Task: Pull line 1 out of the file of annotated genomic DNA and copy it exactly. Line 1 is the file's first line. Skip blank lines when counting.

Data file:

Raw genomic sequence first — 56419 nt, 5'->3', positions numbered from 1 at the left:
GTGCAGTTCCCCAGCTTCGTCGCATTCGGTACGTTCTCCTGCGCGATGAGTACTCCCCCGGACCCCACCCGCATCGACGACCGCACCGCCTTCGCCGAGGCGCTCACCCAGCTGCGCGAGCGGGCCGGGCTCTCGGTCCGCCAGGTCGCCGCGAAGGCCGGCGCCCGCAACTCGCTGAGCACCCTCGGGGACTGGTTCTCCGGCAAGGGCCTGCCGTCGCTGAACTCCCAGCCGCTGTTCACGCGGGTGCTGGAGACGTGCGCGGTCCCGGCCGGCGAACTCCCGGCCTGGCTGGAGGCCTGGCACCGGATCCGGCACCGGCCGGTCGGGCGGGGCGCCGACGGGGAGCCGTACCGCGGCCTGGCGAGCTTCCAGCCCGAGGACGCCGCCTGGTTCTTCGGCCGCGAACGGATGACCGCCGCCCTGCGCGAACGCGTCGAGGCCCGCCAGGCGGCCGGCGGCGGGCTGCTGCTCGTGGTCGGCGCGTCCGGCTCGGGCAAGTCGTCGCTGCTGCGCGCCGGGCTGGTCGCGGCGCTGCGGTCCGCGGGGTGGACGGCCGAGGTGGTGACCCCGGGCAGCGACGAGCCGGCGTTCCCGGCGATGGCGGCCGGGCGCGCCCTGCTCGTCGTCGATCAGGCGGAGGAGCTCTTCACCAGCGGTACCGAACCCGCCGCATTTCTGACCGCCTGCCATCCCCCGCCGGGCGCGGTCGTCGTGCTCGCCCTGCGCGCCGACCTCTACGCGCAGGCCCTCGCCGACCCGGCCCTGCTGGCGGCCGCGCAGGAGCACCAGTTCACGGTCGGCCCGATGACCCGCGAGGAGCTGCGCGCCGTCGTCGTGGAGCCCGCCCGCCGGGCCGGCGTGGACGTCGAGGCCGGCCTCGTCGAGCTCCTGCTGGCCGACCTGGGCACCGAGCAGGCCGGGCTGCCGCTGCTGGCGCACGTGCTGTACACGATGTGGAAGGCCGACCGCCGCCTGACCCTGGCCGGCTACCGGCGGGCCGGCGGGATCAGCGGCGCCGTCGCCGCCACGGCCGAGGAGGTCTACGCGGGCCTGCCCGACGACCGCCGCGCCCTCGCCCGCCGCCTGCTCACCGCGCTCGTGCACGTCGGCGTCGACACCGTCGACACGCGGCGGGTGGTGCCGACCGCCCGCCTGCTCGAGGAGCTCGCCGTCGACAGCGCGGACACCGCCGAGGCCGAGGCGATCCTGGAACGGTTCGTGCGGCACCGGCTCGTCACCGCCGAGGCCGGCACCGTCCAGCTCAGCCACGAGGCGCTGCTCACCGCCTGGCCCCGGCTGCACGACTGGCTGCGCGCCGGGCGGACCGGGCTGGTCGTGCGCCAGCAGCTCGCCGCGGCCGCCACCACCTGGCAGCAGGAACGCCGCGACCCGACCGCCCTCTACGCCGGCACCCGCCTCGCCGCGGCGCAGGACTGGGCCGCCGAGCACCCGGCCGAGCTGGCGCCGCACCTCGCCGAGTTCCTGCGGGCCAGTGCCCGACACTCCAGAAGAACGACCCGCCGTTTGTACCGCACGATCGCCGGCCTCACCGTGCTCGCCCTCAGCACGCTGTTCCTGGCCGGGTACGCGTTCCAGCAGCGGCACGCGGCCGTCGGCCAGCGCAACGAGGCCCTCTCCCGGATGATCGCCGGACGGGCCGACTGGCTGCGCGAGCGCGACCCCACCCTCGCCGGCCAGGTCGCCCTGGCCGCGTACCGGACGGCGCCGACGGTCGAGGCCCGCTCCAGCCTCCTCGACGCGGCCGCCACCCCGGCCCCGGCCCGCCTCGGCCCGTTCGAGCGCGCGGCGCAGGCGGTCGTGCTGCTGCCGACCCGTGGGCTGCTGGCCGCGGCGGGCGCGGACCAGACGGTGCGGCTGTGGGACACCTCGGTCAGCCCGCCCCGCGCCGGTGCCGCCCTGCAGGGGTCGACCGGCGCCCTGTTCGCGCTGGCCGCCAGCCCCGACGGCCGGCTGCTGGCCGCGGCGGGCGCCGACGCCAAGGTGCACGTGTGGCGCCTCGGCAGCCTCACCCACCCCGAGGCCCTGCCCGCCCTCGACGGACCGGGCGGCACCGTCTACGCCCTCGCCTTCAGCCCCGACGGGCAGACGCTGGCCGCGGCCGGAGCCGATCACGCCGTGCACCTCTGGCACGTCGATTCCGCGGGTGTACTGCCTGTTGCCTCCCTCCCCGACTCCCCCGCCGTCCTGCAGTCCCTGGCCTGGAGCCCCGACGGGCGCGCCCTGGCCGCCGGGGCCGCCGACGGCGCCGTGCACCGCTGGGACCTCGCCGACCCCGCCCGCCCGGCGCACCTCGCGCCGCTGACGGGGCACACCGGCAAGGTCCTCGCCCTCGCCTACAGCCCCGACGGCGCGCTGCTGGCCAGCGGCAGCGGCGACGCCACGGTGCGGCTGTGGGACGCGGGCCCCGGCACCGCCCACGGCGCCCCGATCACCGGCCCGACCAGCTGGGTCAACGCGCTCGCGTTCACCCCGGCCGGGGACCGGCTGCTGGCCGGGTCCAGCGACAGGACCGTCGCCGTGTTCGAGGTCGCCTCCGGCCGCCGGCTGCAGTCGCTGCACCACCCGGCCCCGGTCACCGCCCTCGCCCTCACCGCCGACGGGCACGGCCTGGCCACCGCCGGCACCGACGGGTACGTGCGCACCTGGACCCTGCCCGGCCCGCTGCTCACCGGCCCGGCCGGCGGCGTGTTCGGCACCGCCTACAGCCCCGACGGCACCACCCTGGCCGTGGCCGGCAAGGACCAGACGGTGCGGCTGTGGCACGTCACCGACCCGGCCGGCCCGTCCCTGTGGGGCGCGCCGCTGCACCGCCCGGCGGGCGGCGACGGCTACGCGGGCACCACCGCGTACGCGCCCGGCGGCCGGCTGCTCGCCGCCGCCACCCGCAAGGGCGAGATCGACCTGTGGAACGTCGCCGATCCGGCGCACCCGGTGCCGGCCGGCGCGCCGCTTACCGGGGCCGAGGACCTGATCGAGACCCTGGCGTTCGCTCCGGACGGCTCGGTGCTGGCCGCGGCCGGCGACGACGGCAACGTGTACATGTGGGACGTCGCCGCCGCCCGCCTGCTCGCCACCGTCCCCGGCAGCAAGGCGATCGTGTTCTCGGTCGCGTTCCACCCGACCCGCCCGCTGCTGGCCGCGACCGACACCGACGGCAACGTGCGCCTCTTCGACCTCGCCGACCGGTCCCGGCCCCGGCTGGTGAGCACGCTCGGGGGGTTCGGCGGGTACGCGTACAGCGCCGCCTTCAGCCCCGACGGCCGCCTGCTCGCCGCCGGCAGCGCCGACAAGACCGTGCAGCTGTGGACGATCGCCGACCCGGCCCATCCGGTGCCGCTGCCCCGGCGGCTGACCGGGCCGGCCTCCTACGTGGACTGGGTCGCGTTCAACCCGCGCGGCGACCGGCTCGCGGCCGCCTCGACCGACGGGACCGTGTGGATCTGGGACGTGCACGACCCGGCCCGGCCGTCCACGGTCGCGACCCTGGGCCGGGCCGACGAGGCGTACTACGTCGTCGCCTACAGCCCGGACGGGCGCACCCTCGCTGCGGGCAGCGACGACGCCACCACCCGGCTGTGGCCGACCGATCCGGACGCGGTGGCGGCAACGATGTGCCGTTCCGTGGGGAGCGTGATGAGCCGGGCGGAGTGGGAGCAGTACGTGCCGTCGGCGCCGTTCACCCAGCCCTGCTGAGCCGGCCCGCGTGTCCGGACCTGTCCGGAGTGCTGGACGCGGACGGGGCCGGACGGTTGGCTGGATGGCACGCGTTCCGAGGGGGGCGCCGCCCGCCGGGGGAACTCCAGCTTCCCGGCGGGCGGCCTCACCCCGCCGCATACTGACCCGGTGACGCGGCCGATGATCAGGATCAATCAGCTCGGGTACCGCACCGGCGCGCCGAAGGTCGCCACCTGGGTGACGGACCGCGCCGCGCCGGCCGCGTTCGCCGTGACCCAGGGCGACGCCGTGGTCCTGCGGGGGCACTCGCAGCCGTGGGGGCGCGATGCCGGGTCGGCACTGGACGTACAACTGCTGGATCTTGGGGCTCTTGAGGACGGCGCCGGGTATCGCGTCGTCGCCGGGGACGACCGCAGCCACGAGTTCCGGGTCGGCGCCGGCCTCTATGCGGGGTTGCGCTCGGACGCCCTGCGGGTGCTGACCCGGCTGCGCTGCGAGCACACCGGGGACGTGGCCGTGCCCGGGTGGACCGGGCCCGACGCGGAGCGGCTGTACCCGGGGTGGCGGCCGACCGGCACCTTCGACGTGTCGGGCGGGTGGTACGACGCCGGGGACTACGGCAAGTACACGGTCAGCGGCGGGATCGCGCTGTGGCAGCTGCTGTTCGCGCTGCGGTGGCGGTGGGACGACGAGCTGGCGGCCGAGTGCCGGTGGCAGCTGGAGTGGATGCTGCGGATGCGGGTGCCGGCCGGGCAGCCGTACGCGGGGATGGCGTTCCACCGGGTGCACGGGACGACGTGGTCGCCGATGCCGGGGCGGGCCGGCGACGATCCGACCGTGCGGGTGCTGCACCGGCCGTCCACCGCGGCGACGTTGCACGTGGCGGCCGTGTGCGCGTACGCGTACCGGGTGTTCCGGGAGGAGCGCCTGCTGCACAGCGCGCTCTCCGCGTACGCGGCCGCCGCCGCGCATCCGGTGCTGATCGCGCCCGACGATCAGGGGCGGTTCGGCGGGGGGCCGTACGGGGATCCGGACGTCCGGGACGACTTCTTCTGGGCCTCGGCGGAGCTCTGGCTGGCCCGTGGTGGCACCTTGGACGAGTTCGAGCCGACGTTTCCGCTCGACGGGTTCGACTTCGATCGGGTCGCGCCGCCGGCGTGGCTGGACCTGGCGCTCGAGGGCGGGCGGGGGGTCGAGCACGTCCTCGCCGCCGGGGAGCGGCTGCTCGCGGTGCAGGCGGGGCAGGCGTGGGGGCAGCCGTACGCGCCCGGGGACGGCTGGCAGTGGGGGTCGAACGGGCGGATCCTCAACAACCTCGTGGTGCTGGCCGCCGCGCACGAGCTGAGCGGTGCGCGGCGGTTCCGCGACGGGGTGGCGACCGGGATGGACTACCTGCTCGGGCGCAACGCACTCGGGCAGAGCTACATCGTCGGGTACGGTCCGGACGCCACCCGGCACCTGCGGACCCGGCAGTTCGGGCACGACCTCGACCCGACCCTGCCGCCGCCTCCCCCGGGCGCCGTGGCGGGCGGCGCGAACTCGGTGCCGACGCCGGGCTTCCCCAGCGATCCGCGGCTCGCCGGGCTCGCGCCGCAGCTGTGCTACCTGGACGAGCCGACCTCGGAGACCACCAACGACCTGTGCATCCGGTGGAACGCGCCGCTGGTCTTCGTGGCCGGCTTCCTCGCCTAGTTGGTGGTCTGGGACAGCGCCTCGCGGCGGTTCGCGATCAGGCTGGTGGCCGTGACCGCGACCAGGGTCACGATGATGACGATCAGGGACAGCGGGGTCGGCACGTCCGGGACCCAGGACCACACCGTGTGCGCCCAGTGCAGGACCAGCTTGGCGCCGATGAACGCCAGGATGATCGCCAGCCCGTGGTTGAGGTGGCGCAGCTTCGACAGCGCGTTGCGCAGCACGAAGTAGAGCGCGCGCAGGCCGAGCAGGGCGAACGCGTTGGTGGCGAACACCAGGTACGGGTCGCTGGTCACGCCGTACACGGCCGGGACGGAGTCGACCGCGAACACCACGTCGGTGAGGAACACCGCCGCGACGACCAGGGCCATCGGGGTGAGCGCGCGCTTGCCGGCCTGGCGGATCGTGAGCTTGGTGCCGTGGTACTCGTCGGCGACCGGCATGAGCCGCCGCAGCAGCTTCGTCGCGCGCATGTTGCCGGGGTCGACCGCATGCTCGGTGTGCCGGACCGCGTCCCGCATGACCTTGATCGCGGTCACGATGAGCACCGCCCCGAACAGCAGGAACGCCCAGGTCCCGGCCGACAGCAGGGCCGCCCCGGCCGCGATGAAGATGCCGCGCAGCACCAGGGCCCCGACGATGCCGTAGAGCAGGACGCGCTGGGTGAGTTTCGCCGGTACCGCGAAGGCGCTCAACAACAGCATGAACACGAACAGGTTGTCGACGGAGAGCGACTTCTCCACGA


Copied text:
Raw genomic sequence first — 56419 nt, 5'->3', positions numbered from 1 at the left: